The Reframing of Law's Imperial Frame: A Comment on Tully

Research output: Chapter in Book/Report/Conference proceedingChapter (peer-reviewed)peer-review


This paper provides a constructive critique of Jim Tully's innovative body of work on the juridical nature of 'empire' in its contemporary post-colonial phase. Tully's work emphasizes the high degree of continuity between the legal articulation of classical imperial power relations and the contemporary settlement, even though that settlement is mediated through a much more developed and notionally egalitarian framework of international and transnational law. The present author accepts much of Tully's critique, but urges that space must be retained within any explanatory scheme for the reconstitutive and transformative potential of law, even if that law cannot be hermetically sealed off from its imperial legacy.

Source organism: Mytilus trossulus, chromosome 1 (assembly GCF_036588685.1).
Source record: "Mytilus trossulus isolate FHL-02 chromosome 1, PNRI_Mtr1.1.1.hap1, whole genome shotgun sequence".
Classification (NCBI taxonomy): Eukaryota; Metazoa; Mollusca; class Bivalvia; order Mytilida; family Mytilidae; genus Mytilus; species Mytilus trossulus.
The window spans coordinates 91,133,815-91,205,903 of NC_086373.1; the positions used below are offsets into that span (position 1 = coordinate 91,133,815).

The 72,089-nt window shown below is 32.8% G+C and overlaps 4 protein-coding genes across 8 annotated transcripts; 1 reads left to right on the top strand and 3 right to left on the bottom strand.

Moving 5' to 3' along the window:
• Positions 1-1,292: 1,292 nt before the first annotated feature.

Original languageEnglish
Title of host publicationPublic Law and Politics
Subtitle of host publicationThe Scope and Limits of Constitutionalism
EditorsEmilios Christodoulidis, Stephen Tierney
PublisherAshgate Publishing
ISBN (Print)9780754673637
Publication statusPublished - 2008


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